THE BRICKPIT RING DURBACH BLOCK ARCHITECTS
The Brickpit Ring is approached via low bridges that sit above a sensitive, fragile ground plane. It is an enriching experience. To arrive at the ring and move around this aerial walkway is to experience a visual engagement with an eroding memory of the last tangible evidence of a major industry at Homebush Bay.
The physical intervention of the ring is an extremely delicate and sensitive approach to this fragile site. In the words of the architects, “the attenuated structure appears to tiptoe across the site”. The ring walkway sits on top of a slender, steel-braced cruciform structure, which appears extremely thin and allows minimal connections through its columns onto the brickpit floor.
This is an essay in dematerialization that is given a celebratory expression. Its multi-hued perforated metal and glass vision panels contain the edges of the ring walk, provide a sense of security and condition the experience of the walker to the brickpit and its surroundings.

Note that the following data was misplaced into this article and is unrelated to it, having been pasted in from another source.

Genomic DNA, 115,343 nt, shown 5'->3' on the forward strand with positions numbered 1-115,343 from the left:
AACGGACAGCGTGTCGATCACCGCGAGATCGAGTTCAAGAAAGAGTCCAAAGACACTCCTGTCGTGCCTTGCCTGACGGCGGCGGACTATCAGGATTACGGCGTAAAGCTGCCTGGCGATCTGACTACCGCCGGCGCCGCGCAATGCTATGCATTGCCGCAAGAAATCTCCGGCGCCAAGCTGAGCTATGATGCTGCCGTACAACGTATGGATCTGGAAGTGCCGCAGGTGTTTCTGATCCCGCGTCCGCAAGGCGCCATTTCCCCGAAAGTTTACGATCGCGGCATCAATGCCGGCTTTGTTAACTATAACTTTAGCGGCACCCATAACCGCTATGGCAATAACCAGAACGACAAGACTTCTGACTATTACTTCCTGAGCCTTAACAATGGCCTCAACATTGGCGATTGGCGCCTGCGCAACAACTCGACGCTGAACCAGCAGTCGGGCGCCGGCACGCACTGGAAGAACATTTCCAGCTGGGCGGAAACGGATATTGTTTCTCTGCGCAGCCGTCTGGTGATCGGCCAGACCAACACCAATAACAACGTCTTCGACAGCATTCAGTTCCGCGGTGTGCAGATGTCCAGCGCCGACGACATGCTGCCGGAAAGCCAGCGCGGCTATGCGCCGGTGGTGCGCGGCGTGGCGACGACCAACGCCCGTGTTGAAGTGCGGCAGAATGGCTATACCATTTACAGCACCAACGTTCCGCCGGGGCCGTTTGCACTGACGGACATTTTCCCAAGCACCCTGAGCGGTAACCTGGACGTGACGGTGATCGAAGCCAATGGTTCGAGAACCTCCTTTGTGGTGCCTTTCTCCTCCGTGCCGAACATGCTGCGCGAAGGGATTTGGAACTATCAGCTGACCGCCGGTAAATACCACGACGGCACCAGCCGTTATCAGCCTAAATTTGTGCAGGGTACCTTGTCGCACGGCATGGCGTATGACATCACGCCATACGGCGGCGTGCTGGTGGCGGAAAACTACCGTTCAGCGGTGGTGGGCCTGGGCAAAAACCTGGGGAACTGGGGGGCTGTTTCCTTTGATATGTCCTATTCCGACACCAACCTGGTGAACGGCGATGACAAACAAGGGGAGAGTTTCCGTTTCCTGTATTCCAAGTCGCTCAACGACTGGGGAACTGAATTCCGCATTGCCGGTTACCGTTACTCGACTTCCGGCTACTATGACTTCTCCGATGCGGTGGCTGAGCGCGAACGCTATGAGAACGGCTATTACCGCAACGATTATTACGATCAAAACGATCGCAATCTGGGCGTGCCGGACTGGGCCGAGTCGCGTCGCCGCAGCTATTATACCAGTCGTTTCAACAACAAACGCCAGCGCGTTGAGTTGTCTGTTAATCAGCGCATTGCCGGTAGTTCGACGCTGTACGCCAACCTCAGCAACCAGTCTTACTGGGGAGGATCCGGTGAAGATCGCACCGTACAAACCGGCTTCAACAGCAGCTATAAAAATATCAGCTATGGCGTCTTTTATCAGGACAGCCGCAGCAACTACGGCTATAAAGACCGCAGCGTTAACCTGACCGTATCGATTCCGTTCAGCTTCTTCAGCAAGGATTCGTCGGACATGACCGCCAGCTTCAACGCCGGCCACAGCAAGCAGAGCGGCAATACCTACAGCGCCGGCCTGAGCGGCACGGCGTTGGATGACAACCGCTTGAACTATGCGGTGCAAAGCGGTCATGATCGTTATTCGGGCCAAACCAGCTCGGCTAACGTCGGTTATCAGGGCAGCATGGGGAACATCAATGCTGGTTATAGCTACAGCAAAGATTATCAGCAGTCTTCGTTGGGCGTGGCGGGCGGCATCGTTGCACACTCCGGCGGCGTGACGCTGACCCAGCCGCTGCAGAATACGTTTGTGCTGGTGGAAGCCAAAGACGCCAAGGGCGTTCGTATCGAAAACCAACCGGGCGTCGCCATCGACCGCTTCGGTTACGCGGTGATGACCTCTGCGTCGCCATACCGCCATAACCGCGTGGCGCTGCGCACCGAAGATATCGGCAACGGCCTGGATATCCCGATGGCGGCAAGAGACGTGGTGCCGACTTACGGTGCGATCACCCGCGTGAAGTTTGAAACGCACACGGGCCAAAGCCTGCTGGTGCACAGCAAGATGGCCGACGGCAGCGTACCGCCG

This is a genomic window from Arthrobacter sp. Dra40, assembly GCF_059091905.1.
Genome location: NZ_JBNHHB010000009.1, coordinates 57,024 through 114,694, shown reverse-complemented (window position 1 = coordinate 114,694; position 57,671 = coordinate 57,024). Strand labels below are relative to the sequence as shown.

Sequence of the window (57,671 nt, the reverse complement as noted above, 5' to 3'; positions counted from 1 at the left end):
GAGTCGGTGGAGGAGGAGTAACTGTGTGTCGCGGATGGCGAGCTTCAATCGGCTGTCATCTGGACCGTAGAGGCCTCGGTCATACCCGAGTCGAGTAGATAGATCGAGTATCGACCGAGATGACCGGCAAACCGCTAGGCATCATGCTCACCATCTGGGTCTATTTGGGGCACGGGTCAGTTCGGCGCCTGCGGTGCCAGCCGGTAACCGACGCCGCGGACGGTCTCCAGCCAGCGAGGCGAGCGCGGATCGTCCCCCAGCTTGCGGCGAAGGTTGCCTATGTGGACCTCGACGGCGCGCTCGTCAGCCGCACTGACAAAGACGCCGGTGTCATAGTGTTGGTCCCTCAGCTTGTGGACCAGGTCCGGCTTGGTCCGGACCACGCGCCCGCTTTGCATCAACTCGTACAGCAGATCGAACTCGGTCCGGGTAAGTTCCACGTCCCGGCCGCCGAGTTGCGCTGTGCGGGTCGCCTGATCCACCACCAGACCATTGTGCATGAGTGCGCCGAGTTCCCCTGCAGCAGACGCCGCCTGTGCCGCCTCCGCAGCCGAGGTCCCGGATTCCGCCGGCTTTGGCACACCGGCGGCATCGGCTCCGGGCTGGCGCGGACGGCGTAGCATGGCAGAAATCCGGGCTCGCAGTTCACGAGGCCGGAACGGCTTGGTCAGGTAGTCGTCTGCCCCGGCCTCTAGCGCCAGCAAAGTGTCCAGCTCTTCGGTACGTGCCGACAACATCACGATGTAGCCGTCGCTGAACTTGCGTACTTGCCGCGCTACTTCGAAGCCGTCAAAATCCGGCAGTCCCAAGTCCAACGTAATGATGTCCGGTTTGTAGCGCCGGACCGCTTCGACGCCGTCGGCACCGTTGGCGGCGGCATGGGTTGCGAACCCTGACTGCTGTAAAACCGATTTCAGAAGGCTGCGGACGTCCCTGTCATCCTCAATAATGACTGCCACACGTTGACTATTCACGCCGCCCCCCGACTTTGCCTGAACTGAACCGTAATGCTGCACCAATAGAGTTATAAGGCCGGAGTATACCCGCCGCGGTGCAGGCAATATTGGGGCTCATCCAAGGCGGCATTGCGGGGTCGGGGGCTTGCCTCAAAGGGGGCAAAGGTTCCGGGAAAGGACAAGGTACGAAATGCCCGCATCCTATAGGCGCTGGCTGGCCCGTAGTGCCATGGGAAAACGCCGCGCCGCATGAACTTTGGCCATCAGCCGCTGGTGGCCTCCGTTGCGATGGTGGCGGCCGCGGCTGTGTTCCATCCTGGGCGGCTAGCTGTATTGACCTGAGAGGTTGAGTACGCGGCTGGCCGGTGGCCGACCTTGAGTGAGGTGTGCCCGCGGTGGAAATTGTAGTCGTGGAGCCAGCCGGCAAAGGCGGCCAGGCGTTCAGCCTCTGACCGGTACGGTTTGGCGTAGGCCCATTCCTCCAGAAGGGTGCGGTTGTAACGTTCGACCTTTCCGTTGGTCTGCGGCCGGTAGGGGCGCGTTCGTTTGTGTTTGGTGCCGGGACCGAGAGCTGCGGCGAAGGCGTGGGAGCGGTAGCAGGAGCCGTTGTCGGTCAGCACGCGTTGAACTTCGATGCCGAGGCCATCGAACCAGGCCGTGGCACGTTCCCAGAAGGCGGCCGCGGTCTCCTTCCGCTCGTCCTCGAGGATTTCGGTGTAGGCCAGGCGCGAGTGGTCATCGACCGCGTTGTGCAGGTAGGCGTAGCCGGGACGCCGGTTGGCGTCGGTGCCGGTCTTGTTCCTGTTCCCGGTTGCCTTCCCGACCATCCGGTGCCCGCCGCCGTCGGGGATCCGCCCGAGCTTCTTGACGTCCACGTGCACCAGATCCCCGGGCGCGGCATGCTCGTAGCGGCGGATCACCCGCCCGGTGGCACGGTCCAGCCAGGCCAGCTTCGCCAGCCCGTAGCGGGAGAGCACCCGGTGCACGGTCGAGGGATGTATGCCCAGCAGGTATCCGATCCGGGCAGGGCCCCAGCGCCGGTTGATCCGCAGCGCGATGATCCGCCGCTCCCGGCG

The pure circular form of the ring is juxtaposed above the irregular shifting forms of the brickpit. The ring provides a storyboard of the site’s past industrial history and current role as a refuge for the Green and Golden Bell Frog.
The delicate intervention is an ingenious and beautiful object that not only reconciles the contradictory requirements of the proposition, but also moved the jury to celebrate this creative contribution to our experience.
THE BRICKPIT RINGArchitect Durbach Block Architects— project team Neil Durbach, Camilla Block, David Jaggers, Joseph Grech, Lisa Le Van.
Project manager Complete Urban Solutions.
Structural consultant Arup, Taylor Thompson and Whiting. Landscape consultant Sue Barnsley Design. Builder GMW Urban. Interpretation soundscape CDP Media. Graphic design Eskimo. Colour consultant Carroll and Carroll Architects.
Photographers Peter Hyatt, top; Kraig Carlstom, middle, Brett Boardman, bottom.